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EM Manager Doug Hintze Briefs RCLC Board

on October 18, 2017 - 11:11am

Doug Hintze, head of Environmental Management at the Los Alamos Field Office addresses Regional Coalition of LANL Communities board members Friday at their quarterly meeting in Espanola. Photo by Maire O'Neill/ladailypost.com

 
By MAIRE O’NEILL
Los Alamos Daily Post
 

Topping the list of main priorities for Fiscal Year 2017 is enhancing oversight and maintaining focus on safety, efficiency and transparency, said Doug Hintze, manager of the Department of Energy’s Environmental Management at the Los Alamos Field Office.

Hintze told board members at the Regional Coalition of LANL Communities meeting Friday in Espanola that safety will always be the highest priority.

“We won’t do any operation, any activity if there’s a question as far as safety. That’s not just the safety of the public, the safety of the environment but safety of our workers, too. Workers are people, too,” he said. “As we’re going forth with our activities we have to make sure everyone involved in the activity understands their responsibilities as to how we are maintaining a safety conscious work environment.”

Hintze said EM had marked 485 days without a recordable injury as of Oct. 11, which he said is a very good record when it comes down to the type of work the program does. He reported that the program safely remediated 450 cubic yards of contaminated soil in Los Alamos Canyon along a steep, high-angle cliff face using a spider excavator. Four angled groundwater wells also have been safely drilled and miles of infrastructure have been constructed to control chromium contamination.

A second priority for FY 2017 was treatment of 60 remediated nitrate salt drums, which began in May. Hintze said 45 of the 60 drums have been treated and the project is a couple of months behind. He said before they could go through that process they had to go through an extensive series of readiness assessments to make sure they had all the safety precautions in place as they prepared to go forward with treating the drums.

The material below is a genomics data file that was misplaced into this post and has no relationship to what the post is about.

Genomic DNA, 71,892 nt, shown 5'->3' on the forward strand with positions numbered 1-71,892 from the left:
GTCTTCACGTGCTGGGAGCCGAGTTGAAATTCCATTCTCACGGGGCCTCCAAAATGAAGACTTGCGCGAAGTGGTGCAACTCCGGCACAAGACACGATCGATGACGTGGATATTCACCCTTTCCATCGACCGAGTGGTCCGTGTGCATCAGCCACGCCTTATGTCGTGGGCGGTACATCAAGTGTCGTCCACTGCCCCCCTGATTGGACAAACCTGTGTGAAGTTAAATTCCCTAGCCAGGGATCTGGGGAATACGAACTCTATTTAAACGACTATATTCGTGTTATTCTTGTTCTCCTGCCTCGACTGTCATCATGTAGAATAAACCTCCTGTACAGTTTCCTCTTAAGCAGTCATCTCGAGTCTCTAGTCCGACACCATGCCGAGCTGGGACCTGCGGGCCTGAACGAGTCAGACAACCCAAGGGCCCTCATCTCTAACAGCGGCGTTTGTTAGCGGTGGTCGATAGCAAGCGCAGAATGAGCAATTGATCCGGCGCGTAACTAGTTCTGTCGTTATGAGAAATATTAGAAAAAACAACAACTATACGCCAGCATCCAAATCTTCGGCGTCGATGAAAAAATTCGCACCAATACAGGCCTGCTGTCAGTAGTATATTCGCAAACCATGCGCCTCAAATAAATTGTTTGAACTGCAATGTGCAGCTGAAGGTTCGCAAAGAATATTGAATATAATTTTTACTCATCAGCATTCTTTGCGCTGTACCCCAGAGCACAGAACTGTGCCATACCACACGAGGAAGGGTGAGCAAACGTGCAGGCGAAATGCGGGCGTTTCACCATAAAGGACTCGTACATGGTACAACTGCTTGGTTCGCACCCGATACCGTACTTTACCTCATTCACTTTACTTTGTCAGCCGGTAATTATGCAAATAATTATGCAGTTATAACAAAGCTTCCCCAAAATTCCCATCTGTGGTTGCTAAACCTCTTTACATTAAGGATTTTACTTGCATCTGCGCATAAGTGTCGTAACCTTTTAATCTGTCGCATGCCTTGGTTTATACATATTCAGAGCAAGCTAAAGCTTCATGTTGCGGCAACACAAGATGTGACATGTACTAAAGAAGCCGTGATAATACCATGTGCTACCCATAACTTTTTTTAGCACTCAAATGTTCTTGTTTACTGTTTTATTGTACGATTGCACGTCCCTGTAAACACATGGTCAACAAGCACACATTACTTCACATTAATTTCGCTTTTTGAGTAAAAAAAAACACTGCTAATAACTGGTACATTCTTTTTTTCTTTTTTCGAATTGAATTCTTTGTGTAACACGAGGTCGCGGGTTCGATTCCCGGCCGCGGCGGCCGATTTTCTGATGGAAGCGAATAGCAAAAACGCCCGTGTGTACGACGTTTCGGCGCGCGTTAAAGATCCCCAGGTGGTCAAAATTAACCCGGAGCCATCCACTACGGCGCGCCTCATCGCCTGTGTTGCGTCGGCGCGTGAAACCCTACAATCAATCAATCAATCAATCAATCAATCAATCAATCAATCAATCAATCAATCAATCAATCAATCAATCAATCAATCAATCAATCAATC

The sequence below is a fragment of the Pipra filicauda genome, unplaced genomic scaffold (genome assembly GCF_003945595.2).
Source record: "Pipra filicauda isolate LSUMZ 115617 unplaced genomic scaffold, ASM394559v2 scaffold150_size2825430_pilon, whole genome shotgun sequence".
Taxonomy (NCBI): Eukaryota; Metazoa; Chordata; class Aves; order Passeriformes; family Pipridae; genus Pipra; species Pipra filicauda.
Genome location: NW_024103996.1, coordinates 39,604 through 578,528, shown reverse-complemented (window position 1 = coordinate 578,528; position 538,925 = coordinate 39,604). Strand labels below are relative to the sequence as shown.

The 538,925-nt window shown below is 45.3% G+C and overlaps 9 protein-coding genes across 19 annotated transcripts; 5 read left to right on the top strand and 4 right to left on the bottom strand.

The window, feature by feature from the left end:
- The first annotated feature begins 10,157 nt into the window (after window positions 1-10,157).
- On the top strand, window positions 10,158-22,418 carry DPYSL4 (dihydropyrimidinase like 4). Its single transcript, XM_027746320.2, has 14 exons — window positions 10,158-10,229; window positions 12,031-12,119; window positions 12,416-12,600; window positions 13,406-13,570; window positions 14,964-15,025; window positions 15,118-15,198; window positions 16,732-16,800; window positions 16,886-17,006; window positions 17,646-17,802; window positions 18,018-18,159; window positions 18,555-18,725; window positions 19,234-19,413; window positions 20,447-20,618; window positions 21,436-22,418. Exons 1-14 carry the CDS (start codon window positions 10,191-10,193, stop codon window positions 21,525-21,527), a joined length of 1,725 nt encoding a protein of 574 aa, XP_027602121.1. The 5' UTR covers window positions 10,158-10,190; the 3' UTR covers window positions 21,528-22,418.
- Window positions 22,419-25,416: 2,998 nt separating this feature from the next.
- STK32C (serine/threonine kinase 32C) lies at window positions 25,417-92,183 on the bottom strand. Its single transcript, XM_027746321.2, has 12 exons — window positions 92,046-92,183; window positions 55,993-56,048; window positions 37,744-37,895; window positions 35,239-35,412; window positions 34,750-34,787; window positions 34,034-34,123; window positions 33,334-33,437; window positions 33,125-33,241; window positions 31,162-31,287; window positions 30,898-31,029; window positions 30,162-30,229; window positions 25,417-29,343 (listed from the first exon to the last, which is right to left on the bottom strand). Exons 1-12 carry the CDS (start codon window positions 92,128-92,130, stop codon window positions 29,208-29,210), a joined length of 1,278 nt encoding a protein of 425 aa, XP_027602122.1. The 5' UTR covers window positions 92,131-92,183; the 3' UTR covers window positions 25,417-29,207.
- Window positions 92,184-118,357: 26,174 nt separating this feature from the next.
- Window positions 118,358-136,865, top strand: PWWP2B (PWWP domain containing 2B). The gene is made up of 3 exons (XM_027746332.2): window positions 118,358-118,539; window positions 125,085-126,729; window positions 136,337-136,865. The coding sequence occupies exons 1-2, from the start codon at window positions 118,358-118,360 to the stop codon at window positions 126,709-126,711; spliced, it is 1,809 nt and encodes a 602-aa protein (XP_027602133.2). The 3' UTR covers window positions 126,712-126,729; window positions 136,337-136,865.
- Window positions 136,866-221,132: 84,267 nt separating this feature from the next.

“We had 60 of the drums that were very similar to the drum that caused the event at WIPP. For the last three years, we have stored those. We have had an isolation plan approved by the New Mexico Department of the Environment for storage of those,” he said.

He went on to explain the controls put in place for safe storage including a two-inch bung with a burst disk so that if pressure built up in a drum it wouldn’t have a runaway reaction like before.

Hintze said the original plan had been to treat about a drum a day but that as they started they realized that there were a lot of situations in the drums that were not necessarily as expected which caused them to take more time to treat the drums.

“For example, our very first drum when we opened it up, we were looking at it being large granules kind of like sand that would be the waste mixture, well it was like concrete. So we had to figure a way to break that up in to pieces because the treatment process is to mix that with an inert material,” he said.

Hintze said a couple of drums later they found an issue with separating the waste from the debris waste in the drums, which was like peanut butter, so they had to figure out how to get that peanut butter consistency material off the debris waste.

“Things like that made things a little slower but safety is the number one priority. So every time we would come into an unexpected situation, you stop, the operators would raise up the issue, management and everyone would get together as a team. We would have a mock-up and see if we needed to change the procedure,” he said.

 "There is no driver other than to eliminate this hazard as soon as possible in a safe manner. We’re on track to finish these 60 drums by the first week of November. The original plan was to finish by the end of September. I’m not going to complain that we’re just a couple of months late by making sure we were doing it safely,” he said.

Hintze also addressed work on the chromium interim measure and characterization campaign. He said during FY 2017, the infrastructure necessary to implement the interim measure was completed. High-angled injection wells have been drilled from one pad to meet injection objectives while avoiding sensitive cultural sites. More than three miles of pipeline, a booster pump station, concrete well-head vaults, instrumentation panels and controls have been installed.

Hintze reported that procurement for the new Los Alamos Legacy Cleanup Contract is moving forward and that the bridge contract has been continued to March. He expects the new contract to be awarded prior to Thanksgiving and said it will be followed by a 90-day transition period.

Doug Hintze chats with Andrea Romero, executive director of the Regional Coalition of LANL Communities Friday in Espanola. Photo by Maire O'Neill/ladailypost.com

Los Alamos County Councilor Chris Chandler, left, secretary of the board of the Regional Coalition of LANL Communities, chats with fellow board member Espanola Mayor Alice Lucero. Photo by Maire O'Neill/ladailypost.com

Dr. Richard Bailey, president of Northern New Mexico College addresses the Regional Coalition of LANL Communities board Friday in Espanola. Dr. Bailey reported that the University has had the largest growth in percentage growth in New Mexico for the second consecutive year as well as the largest growth in dual credit courses. The University also has the No. 1 performing high school equivalency program in the United States. Photo by Maire O'Neill/ladailypost.com


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